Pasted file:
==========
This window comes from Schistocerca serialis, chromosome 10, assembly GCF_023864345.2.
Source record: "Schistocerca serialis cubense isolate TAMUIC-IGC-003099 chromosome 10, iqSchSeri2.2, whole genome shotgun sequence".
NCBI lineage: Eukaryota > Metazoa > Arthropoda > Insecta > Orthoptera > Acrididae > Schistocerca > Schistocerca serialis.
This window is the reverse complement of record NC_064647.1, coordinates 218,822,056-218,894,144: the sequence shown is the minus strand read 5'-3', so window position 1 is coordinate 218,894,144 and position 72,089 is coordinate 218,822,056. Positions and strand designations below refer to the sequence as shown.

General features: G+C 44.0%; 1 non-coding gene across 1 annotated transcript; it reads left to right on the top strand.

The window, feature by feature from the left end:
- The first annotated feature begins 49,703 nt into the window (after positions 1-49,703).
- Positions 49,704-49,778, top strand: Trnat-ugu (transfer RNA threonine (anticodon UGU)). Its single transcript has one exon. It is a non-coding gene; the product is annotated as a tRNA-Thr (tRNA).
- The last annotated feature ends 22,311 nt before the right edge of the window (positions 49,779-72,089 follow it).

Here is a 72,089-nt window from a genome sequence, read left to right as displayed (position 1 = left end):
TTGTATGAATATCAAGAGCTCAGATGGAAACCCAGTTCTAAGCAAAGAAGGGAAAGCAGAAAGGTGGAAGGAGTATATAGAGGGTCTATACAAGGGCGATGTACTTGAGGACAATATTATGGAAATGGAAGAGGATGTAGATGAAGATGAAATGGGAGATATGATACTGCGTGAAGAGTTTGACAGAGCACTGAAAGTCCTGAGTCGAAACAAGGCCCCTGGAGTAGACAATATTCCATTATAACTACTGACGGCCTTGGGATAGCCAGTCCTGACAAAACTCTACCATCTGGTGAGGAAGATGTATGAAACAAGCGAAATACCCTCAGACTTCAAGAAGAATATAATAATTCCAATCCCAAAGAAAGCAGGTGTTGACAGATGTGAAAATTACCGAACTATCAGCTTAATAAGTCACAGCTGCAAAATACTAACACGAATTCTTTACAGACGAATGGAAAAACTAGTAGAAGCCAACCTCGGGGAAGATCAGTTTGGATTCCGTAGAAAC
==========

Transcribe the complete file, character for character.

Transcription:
This window comes from Schistocerca serialis, chromosome 10, assembly GCF_023864345.2.
Source record: "Schistocerca serialis cubense isolate TAMUIC-IGC-003099 chromosome 10, iqSchSeri2.2, whole genome shotgun sequence".
NCBI lineage: Eukaryota > Metazoa > Arthropoda > Insecta > Orthoptera > Acrididae > Schistocerca > Schistocerca serialis.
This window is the reverse complement of record NC_064647.1, coordinates 218,822,056-218,894,144: the sequence shown is the minus strand read 5'-3', so window position 1 is coordinate 218,894,144 and position 72,089 is coordinate 218,822,056. Positions and strand designations below refer to the sequence as shown.

General features: G+C 44.0%; 1 non-coding gene across 1 annotated transcript; it reads left to right on the top strand.

The window, feature by feature from the left end:
- The first annotated feature begins 49,703 nt into the window (after positions 1-49,703).
- Positions 49,704-49,778, top strand: Trnat-ugu (transfer RNA threonine (anticodon UGU)). Its single transcript has one exon. It is a non-coding gene; the product is annotated as a tRNA-Thr (tRNA).
- The last annotated feature ends 22,311 nt before the right edge of the window (positions 49,779-72,089 follow it).

Here is a 72,089-nt window from a genome sequence, read left to right as displayed (position 1 = left end):
TTGTATGAATATCAAGAGCTCAGATGGAAACCCAGTTCTAAGCAAAGAAGGGAAAGCAGAAAGGTGGAAGGAGTATATAGAGGGTCTATACAAGGGCGATGTACTTGAGGACAATATTATGGAAATGGAAGAGGATGTAGATGAAGATGAAATGGGAGATATGATACTGCGTGAAGAGTTTGACAGAGCACTGAAAGTCCTGAGTCGAAACAAGGCCCCTGGAGTAGACAATATTCCATTATAACTACTGACGGCCTTGGGATAGCCAGTCCTGACAAAACTCTACCATCTGGTGAGGAAGATGTATGAAACAAGCGAAATACCCTCAGACTTCAAGAAGAATATAATAATTCCAATCCCAAAGAAAGCAGGTGTTGACAGATGTGAAAATTACCGAACTATCAGCTTAATAAGTCACAGCTGCAAAATACTAACACGAATTCTTTACAGACGAATGGAAAAACTAGTAGAAGCCAACCTCGGGGAAGATCAGTTTGGATTCCGTAGAAAC